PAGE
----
On the basis of the preliminary data, the four leading traders, namely the United States, the United Kingdom, Germany and Japan, maintained their rank for both exports and imports. Although China’s full-year data are not yet available it seems to have moved ahead of Italy and become the seventh largest exporter of commercial services. Among the major shifts in the export ranking, Canada and Austria lost four and eight positions respectively, while the Republic of Korea gained five positions. Austria’s lower ranking is largely due to a revision in methodology which also caused a similar drop on the import side. As discussed above, Canada recorded one of the weakest export growth rates among the leading traders due to sluggish exports to the United States, its major market. The gains in Korea’s services exports are based on the strong performance reported for transportation services.

On the import side, a gain of at least two positions could be observed for Spain, Russia and Australia, which all reported import growth of over 20% in 2007. Based on preliminary data, France has probably lost its number five position in the importer ranking to China.
 

Appendix Table 1
Merchandise trade, world, by region and selected country, 2007
$bn and %

 

Exports

Imports

 

Value

Annual % change

Value

Annual % change

 

2007

2000-07

2005

2006

2007

2007

2000-07

2005

2006

2007

World

13 570

12

14

16

15

13 940

11

14

15

14

North America

1 854

6

12

13

11

2 704

7

14

11

6

United States

1 163

6

10

15

12

2 017

7

14

11

5

Canada

418

6

14

8

8

390

7

15

11

9

Mexico

272

7

13

17

9

297

7

12

16

11

South and Central America   a

496

14

25

21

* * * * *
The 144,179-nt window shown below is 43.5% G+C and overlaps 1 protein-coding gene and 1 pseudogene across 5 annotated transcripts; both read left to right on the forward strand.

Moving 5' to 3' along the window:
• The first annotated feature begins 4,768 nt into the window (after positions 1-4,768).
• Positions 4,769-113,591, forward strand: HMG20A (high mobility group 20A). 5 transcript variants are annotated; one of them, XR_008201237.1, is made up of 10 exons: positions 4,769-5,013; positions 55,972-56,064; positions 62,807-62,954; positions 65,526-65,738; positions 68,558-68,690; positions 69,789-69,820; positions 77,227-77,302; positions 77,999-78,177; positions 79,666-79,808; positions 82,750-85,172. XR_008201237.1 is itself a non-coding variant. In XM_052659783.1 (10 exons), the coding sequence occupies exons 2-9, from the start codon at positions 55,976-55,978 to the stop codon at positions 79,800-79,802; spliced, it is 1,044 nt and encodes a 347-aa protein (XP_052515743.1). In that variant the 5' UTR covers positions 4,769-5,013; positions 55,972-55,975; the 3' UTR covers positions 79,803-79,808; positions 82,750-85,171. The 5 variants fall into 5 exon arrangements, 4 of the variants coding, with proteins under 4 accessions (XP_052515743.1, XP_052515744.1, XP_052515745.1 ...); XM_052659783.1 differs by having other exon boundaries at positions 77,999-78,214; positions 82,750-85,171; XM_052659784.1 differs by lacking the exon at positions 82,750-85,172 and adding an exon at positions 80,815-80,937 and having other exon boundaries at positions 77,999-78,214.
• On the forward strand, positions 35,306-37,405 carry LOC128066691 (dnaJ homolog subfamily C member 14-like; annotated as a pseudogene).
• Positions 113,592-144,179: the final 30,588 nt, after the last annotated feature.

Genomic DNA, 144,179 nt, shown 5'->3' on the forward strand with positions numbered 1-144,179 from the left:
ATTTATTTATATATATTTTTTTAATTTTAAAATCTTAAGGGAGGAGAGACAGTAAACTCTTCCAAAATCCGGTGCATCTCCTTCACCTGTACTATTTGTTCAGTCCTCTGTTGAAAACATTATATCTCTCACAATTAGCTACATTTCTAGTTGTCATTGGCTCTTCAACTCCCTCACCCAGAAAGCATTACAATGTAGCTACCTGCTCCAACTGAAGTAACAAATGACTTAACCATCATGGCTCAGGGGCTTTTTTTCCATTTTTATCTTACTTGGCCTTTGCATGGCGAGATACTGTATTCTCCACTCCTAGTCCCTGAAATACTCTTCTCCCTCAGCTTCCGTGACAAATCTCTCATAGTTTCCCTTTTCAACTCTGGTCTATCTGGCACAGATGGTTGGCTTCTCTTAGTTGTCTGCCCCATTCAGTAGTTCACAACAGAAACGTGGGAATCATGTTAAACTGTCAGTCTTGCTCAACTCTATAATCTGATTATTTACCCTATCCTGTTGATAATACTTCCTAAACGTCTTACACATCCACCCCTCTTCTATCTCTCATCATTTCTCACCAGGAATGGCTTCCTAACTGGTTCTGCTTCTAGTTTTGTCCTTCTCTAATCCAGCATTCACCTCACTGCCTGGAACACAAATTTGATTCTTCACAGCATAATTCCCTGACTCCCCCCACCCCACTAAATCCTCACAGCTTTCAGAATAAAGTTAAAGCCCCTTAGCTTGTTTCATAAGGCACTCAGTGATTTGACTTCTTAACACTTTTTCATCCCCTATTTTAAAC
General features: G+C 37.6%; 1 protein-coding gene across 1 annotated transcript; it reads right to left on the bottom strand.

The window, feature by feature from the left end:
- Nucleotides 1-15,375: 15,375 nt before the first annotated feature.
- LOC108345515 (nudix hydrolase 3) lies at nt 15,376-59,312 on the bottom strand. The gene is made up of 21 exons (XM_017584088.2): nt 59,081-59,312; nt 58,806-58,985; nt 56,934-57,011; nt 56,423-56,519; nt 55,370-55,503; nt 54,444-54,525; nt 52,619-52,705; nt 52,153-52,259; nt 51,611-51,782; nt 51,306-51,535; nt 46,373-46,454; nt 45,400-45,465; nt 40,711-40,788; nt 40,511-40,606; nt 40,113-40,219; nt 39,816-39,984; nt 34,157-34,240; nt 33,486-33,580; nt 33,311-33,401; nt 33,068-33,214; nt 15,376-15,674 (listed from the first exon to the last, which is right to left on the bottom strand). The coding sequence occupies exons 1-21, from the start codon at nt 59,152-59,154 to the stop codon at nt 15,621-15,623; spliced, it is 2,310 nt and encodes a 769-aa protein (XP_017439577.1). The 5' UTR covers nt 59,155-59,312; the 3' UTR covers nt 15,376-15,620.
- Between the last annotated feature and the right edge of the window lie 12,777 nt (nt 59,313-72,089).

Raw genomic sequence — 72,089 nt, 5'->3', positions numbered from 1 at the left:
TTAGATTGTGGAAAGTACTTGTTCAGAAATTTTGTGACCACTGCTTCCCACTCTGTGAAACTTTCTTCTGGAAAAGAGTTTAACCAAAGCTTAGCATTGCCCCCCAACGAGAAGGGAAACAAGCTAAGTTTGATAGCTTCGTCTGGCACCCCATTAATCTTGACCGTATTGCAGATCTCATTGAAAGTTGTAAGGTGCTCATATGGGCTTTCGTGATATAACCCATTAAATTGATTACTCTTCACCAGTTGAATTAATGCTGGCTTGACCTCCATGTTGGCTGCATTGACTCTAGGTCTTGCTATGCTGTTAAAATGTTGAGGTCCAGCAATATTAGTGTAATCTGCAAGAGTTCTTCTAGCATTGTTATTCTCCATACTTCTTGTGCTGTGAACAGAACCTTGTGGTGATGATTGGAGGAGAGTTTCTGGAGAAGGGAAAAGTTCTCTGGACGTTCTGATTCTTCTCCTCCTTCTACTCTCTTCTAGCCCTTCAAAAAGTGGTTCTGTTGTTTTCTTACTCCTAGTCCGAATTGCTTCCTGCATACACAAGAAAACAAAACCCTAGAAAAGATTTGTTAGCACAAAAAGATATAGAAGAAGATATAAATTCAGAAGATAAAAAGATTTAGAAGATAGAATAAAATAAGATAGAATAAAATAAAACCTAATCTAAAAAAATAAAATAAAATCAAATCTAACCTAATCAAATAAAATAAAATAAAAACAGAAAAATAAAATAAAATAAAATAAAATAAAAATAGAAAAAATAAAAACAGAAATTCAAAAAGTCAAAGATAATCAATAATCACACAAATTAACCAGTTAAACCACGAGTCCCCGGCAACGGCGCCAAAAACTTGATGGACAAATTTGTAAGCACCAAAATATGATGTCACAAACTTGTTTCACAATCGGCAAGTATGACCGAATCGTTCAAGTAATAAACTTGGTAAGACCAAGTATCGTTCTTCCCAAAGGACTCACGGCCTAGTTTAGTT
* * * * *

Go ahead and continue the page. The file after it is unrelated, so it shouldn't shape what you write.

15

455

12

23

22

26

Brazil

161

17

23

16

17

127

12

17

23

32

Other South and Central America a

335

13

26

24

14

328

12

25

21

23

Europe

5 769

12

9

13

16

6 055

12

10

15

16

European Union (27)

5 314

12

8

13

16

5 569

12

10

14

15

Germany

1 327

13

7

14

20

1 059

11

9

17

17

France

552

8

3

7

11

613

9

7

7

13

United Kingdom b

436

6

11

17

-3

617

9

9

17

3

Netherlands

551

13

14

14

19

491

12

14

15

18

Commonwealth of Independent States (CIS)

508

20

28

25

19

377

24

25

31

34

Russia

355

19

33

25

17

223

26

29

31

35

Africa

422

16

30

19

15

355

15

21

14

22

South Africa

70

13

12

13

20

91

17

17

24

18

Africa  less  South Africa

352

17

34

20

14

264

15

23

11

24

Oil exporters c

247

19

44

21

14

97

18

28

9

25

Non oil exporters

105

13

15

17

16

167

13

21

11

24

Middle East

721

15

35

21

10

462

16

21

13

23

Asia

3 798

13

16

18

16

3 528

13

17

16

14

China

1 218

25

28

27

26

956

23

18

20

21

Japan

713

6

5

9

10

621

7

13

13

7

India

145

19

30

21

20

217

23

43

23

24

Newly industrialized economies (4) d

936

10

12

15

11

935

9

13

16

12

Memorandum items:

 

 

 

 

 

 

 

 

 

 

Developing economies

4 967

15

22

20

16

4 517

14

18

17

18

MERCOSUR e

224

15

21

16

18

184

11

20

23

31

ASEAN f

863

10

15

18

12

773

11

17

14

12

EU (27) extra-trade

1 695

12

11

11

16

1 949

11

15

16

15

Least Developed Countries (LDCs)

120

19

36

24

16

118

15

21

15

17

a. Includes the Caribbean. For composition of groups see the Technical Notes of WTO, International Trade Statistics, 2007.
b. The 2007 annual change is affected by a reduction in trade associated with fraudulent VAT declaration. For further information, refer to the special notes of the monthly UK Trade First Release (www.statistics.gov.uk/StatBase/Product.asp?vlnk=1119)
c. Algeria, Angola, Cameroon, Chad, Congo, Equatorial Guinea, Gabon, Libya, Nigeria, Sudan.
d. Hong Kong, China; Republic of Korea; Singapore and Chinese Taipei.